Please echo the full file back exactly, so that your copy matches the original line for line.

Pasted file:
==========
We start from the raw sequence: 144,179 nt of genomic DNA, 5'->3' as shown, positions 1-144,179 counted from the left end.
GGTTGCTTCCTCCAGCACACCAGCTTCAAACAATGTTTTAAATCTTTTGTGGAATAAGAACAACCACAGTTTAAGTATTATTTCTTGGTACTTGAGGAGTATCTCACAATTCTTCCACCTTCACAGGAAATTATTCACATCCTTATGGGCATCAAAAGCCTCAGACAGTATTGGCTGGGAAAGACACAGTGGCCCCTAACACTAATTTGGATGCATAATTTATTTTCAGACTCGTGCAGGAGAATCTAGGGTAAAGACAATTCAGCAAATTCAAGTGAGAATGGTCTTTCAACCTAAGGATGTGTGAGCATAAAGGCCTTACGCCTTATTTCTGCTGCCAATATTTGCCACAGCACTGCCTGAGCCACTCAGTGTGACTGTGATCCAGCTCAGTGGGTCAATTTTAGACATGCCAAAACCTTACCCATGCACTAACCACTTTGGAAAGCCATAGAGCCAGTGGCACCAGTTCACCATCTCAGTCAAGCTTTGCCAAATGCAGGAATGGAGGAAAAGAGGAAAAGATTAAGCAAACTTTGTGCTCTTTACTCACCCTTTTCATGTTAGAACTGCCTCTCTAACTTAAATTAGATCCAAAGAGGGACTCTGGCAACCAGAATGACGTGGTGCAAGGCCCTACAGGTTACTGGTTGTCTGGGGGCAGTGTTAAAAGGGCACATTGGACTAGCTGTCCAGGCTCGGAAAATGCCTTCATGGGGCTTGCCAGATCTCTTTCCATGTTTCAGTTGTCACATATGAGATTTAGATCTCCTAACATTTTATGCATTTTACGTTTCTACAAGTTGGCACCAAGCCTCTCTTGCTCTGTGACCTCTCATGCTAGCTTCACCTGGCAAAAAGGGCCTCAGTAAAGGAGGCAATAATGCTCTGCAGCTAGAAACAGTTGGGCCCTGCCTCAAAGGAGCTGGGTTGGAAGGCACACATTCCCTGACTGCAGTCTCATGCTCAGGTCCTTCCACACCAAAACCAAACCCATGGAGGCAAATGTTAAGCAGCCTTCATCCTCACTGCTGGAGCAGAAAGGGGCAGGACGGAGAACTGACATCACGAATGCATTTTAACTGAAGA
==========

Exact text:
We start from the raw sequence: 144,179 nt of genomic DNA, 5'->3' as shown, positions 1-144,179 counted from the left end.
GGTTGCTTCCTCCAGCACACCAGCTTCAAACAATGTTTTAAATCTTTTGTGGAATAAGAACAACCACAGTTTAAGTATTATTTCTTGGTACTTGAGGAGTATCTCACAATTCTTCCACCTTCACAGGAAATTATTCACATCCTTATGGGCATCAAAAGCCTCAGACAGTATTGGCTGGGAAAGACACAGTGGCCCCTAACACTAATTTGGATGCATAATTTATTTTCAGACTCGTGCAGGAGAATCTAGGGTAAAGACAATTCAGCAAATTCAAGTGAGAATGGTCTTTCAACCTAAGGATGTGTGAGCATAAAGGCCTTACGCCTTATTTCTGCTGCCAATATTTGCCACAGCACTGCCTGAGCCACTCAGTGTGACTGTGATCCAGCTCAGTGGGTCAATTTTAGACATGCCAAAACCTTACCCATGCACTAACCACTTTGGAAAGCCATAGAGCCAGTGGCACCAGTTCACCATCTCAGTCAAGCTTTGCCAAATGCAGGAATGGAGGAAAAGAGGAAAAGATTAAGCAAACTTTGTGCTCTTTACTCACCCTTTTCATGTTAGAACTGCCTCTCTAACTTAAATTAGATCCAAAGAGGGACTCTGGCAACCAGAATGACGTGGTGCAAGGCCCTACAGGTTACTGGTTGTCTGGGGGCAGTGTTAAAAGGGCACATTGGACTAGCTGTCCAGGCTCGGAAAATGCCTTCATGGGGCTTGCCAGATCTCTTTCCATGTTTCAGTTGTCACATATGAGATTTAGATCTCCTAACATTTTATGCATTTTACGTTTCTACAAGTTGGCACCAAGCCTCTCTTGCTCTGTGACCTCTCATGCTAGCTTCACCTGGCAAAAAGGGCCTCAGTAAAGGAGGCAATAATGCTCTGCAGCTAGAAACAGTTGGGCCCTGCCTCAAAGGAGCTGGGTTGGAAGGCACACATTCCCTGACTGCAGTCTCATGCTCAGGTCCTTCCACACCAAAACCAAACCCATGGAGGCAAATGTTAAGCAGCCTTCATCCTCACTGCTGGAGCAGAAAGGGGCAGGACGGAGAACTGACATCACGAATGCATTTTAACTGAAGA